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Covid-19: Is a second wave coming?

Alarm bells are ringing in Europe and there are some danger signs in the United States, but experts say it’s still too soon to tell what will happen in the next few months. A lot depends on our social behavior.
21 Sep 2020 – 06:16 PM EDT
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Surging coronavirus figures across the world are providing what one senior health official has called "a wake-up call" with the impact of an imminent second wave of the coronavirus beginning to be felt.

So, will the United States follow suit?

That remains to be seen, experts say. While one forecast model is predicting that death from covid-19 could almost double in the United States, reaching almost 380,000 by the end of year, most health officials are still being cautious.

Throughout the course of the pandemic, public health experts have feared it could follow the pattern set in the famous ‘Spanish Flu’ of 1918-19, which killed an estimated 50 million people worldwide. In that case, a massive second wave of an influenza virus in the fall caused far more deaths and illness than the first, spring wave.

“We haven’t really gotten out of our first wave,” said Joshua Michaud, Associate Director for Global Health Policy at the Kaiser Family Foundation an independent, national healthcare charity in Washington DC.

“It’s a little bit of a misnomer to talk of second wave because we are still at very high levels of transmission,” he added. “What would be more apt is to say that there is a possibility for a surge of cases beyond this high level of cases we have now.”

While case numbers had fallen significantly in the United States from the peak in July, the number of daily cases remains high, around 45,000. Deaths, though still well below their peak spring levels, averaged around 850 per day in mid-September, far more than were reported in early July.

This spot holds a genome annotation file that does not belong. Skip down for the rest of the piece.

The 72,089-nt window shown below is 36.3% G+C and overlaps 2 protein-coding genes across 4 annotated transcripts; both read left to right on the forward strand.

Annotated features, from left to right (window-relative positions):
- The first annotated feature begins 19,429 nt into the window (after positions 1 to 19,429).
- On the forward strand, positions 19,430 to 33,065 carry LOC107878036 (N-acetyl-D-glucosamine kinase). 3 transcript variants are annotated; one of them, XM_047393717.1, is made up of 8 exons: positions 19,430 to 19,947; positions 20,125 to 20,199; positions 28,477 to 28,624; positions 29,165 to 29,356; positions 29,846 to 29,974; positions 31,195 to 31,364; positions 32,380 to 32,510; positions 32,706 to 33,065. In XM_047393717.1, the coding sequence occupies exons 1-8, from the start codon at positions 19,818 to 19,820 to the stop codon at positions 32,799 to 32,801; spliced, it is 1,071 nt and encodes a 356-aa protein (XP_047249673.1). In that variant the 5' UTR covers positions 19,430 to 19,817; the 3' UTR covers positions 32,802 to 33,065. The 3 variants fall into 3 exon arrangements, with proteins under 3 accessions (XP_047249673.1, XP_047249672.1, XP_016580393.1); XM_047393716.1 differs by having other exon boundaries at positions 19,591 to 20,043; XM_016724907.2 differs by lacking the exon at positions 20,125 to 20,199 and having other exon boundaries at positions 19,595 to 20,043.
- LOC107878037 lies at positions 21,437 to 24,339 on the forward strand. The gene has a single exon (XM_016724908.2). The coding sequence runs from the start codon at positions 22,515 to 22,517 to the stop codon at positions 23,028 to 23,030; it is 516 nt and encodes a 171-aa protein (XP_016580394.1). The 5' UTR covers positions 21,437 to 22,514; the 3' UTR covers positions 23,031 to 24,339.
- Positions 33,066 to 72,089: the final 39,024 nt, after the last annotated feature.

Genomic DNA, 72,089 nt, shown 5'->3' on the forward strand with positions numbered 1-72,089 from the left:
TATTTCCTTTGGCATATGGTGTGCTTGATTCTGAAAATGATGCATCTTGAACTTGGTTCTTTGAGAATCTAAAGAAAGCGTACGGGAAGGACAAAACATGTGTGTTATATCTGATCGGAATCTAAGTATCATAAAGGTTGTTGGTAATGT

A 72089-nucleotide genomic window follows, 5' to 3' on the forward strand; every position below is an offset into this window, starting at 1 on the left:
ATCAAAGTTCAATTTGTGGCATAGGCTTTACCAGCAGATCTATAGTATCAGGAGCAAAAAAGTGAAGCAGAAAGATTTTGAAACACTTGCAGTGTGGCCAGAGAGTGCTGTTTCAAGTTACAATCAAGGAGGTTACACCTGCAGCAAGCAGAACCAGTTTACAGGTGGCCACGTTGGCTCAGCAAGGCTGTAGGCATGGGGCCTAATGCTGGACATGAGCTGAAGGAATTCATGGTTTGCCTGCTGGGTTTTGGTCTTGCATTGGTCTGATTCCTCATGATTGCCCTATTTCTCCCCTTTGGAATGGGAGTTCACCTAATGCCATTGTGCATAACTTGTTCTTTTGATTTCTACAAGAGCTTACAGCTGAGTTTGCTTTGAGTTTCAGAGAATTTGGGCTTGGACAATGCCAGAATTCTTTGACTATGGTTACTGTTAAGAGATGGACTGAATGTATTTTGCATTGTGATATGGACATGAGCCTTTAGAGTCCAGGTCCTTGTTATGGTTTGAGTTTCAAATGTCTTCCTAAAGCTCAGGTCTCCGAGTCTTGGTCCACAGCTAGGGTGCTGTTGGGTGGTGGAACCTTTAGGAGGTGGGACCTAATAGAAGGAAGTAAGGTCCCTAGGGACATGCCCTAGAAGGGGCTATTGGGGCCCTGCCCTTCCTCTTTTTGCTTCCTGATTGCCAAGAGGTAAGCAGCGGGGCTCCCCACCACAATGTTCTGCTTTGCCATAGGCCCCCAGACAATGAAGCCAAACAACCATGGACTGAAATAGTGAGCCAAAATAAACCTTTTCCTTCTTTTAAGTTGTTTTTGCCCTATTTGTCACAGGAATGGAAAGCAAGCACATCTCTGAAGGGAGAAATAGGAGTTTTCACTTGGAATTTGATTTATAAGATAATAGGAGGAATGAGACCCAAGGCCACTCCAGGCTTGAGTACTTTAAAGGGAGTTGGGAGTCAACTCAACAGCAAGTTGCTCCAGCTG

With more than 200,000 deaths, the US has the world's highest death toll.

As has been the case since the start of the pandemic, the situation varies from state to state. Reported cases in New York, which was the worst affected state early on, have stayed low for months. Some places that suffered the most in early summer, including Arizona, Florida, Texas and California, have since seen steep declines, while other states in the Midwest and the Great Planes - North Dakota, South Dakota, Missouri and Iowa - that had been faring better have now seen their numbers rise.

The global scene

Globally, the situation is worse. A new record for daily coronavirus infections was set on Friday, with 315,000 reported over 24 hours. That’s well up from the average of 250,000 cases that were witnessed in July and August.

The number of confirmed infections worldwide has passed the 31 million mark, while more than 942,000 people have died since the coronavirus emerged in China late last year.

As air travel resumes between some countries - for business and vacations - international transmission could pick up as well. That is certainly the worry in Europe, where the UK announced Friday that it was adding new regional restrictions on social gatherings after the number of new daily cases has reached the highest level since mid-May.

Cases have also risen alarmingly in France, which recorded 10,593 cases on Thursday - the highest daily number since the pandemic began. Spain on Wednesday recorded 239 new coronavirus deaths, the highest number since June.

Coronavirus cases also remain high in Latin America and Asian where Brazil and India are the driving forces behind the numbers. Peru, Colombia, and Argentina have all reported more than half a million cases each.

Signs of a surge?

Florida health officials reported Friday that the number of covid-19 positive patients that are currently hospitalized was down more than 70 percent since July. The state has also had 36 straight days below 10 percent positivity of new cases.